‘Who’s calling it the group of death? No one’s going to die’
England head coach: ‘You can look in two ways - it’s a difficult pool or a great pool’
England’s head coach Eddie Jones at the Rugby World Cup Japan 2019 pool draw at Kyoto state guesthouse. Photograph: Getty Images
England have been placed in arguably the toughest group at the 2019 Rugby World Cup in Japan, after being picked to face France and Argentina in Pool C, setting them up for a potential semi-final meeting with New Zealand.
Wednesday’s draw in Kyoto had an air of familiarity for England after their former captain, Bill Beaumont, drew the ball that placed potential banana skins in England’s way, less than two years after they were dumped out of the group stage following defeats to Wales and Australia.
But Eddie Jones, the England coach, dismissed the idea that his side had been consigned to another “group of death” and said pool matches against France and Argentina would be “perfect preparation” for the later stages of the tournament.
“Who’s calling it the group of death? No one’s going to die,” said Jones after the draw at Kyoto’s state guesthouse.
My experience in World Cups is that to have two tough games is the best preparation to go through
“It’s simple ? you have to prepare well and play good teams, and that’s what we’re going to do against France and Argentina. We’ve played France consistently, and we have two Tests coming up against the Argentinians. So here we go.”
Jones added: “You can look in two ways - it’s a difficult pool or it’s a great pool - but you’ve just go to get through it. My experience in World Cups is that to have two tough games is the best preparation to go through.
“We want to win the World Cup - we’ve said that from the very start, and this pool gives us the incentive to keep on getting better. It’s exciting, and there’s no greater rivalry in rugby than England against France.”
Speaking in a city dotted with ancient Buddhist temples and Shinto shrines, Jones joked that he was considering seeking divine intervention. “I’m going to visit the temples because I need to pray,” he said. “I need to pray really hard.”
England’s group is completed by two qualifiers - from the Americas and Oceania - with those places possibly being filled by the United States and Fiji or Samoa.
Jones’s New Zealand counterpart, Steve Hansen, appeared unconvinced that England were the All Blacks’ nearest rivals to win the 2019 tournament - the first to be held in Asia.
England are getting better and better all the time
England have won two successive Six Nations and equalled the All Blacks record of 18 Test victories in a row before losing to Ireland in March.
But Hansen said: “They’re one of (our rivals), along with South Africa, Australia and France. By the time the World Cup comes around, any one of a number of teams could win the tournament. England are getting better and better all the time, but they’re in a really strong pool. It’s going to be interesting.
“Everyone is saying that Pool C is the pool of death, and Pool B is easier. But you’re in what you’re in. England will be like us - just looking forward to getting here. They’re a good side.”
Beaumont, who opened the event as chairman of World Rugby, conceded that England faced a tough series of opening fixtures in Japan.
“It’s a tough draw for lots of teams,” he said. “Certainly (England and Argentina) are teams that know each other very well - but a World Cup game held on neutral territory is very different. England will be cautious, given how well Argentina have played in the last three World Cups.”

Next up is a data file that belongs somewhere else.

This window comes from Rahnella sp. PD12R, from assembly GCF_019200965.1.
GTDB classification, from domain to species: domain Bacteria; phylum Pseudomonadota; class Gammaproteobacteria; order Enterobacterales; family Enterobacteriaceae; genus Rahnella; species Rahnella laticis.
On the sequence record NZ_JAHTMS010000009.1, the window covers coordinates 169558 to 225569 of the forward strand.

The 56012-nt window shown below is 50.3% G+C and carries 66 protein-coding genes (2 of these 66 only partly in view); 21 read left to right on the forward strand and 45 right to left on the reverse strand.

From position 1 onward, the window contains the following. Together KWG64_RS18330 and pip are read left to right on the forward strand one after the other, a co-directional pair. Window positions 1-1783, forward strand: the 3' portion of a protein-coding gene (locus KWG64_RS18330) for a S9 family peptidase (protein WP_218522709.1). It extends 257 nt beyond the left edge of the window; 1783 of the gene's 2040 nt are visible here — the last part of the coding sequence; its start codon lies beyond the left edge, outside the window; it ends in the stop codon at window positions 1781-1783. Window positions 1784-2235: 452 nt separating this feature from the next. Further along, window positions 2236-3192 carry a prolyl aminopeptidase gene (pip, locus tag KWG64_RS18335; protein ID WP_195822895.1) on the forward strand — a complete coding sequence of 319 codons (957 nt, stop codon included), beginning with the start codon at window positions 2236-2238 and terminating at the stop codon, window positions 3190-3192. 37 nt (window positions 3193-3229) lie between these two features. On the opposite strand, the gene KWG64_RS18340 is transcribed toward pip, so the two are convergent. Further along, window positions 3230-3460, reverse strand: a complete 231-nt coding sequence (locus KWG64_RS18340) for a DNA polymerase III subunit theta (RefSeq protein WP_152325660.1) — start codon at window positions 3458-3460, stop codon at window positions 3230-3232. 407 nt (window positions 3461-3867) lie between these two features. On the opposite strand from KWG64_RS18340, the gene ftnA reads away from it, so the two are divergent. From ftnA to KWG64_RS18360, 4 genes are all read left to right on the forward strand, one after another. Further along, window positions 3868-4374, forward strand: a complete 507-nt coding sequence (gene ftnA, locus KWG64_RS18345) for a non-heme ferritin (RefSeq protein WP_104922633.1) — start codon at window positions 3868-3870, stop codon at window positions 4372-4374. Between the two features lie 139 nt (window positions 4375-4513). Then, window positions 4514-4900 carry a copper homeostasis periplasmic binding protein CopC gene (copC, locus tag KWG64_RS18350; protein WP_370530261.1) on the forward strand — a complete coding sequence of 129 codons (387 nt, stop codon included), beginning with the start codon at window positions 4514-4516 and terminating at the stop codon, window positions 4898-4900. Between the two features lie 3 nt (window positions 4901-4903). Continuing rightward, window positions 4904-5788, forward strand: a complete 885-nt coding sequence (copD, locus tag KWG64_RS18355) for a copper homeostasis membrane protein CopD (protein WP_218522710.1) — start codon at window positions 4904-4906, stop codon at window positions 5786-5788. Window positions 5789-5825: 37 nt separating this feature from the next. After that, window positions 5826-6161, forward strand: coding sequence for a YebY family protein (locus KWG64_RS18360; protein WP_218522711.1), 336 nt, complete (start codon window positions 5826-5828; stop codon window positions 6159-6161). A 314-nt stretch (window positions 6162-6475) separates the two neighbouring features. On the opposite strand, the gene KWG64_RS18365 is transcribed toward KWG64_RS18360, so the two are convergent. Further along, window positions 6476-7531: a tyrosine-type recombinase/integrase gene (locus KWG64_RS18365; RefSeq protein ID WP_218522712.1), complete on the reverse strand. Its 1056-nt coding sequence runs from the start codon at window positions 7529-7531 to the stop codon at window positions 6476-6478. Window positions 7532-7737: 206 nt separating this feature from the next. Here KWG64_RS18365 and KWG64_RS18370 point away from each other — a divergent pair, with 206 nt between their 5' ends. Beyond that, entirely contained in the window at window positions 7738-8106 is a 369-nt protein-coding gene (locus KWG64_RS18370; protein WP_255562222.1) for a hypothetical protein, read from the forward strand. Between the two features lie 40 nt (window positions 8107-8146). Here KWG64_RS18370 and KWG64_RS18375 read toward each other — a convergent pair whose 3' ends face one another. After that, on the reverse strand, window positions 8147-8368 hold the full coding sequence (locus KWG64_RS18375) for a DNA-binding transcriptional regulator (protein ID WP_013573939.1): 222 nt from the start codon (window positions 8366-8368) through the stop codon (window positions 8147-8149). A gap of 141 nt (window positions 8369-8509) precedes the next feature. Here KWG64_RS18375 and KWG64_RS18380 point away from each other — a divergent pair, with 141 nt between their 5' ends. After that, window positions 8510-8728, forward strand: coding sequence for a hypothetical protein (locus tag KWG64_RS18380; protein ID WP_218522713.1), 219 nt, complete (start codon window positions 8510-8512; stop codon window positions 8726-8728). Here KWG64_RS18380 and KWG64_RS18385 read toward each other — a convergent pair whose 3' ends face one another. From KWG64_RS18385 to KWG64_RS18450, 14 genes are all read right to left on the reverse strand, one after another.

The Pumas reached the semi-finals at the last World Cup and have been touted
as a potential threat to top-tier teams.
To improve their chances of banishing painful memories of their ignominious exit from the group stage of the 2015 tournament, Jones’s side will have to acclimatize to the potentially tricky conditions in Japan.
Much of the country is still humid in late September - a month also known for occasional typhoons - before October brings dryer, cooler weather. “It’s going to be a challenge to be in Japan for teams that haven’t been here before,” said Jones.
The sport hopes to recruit another million players by 2019
Hansen held out the possibility of a friendly against Japan to give his side a chance to adapt to the conditions. “Will we play Japan between now and the World Cup? We’ll have to wait and see, but it wouldn’t be a silly idea,” he said.
Organisers will be hoping that the presence of national coaches and rugby dignitaries, along with Japan’s prime minister, Shinzo Abe, at Wednesday’s draw will boost the tournament’s public profile and match the anticipation felt over the 2020 Olympics in Tokyo.
However, the buildup to the draw attracted little interest among the Japanese media, and there was nothing in the streets around the ancient capital’s state guest house to suggest it was about to start the countdown to a major international tournament.
“Japan 2019 will be a celebration of rugby and friendship felt throughout this great country,” Beaumont said. “No doubt it will ignite a deep love of rugby, and Japan’s people and cites will be outstanding hosts.”
Abe, who is not known to be a rugby fan, said the tournament would be the perfect opportunity for Japan to showcase rugby to the rest of Asia, where the sport hopes to recruit another million players by 2019.
“I promise Japan will do everything it can to put on the best possible competition,” Abe said, “a tournament that will live on in people’s memories around the world.”
After being drawn in the same group as Scotland and Ireland, Japan will be hoping for a repeat of their extraordinary victory over South Africa in 2015.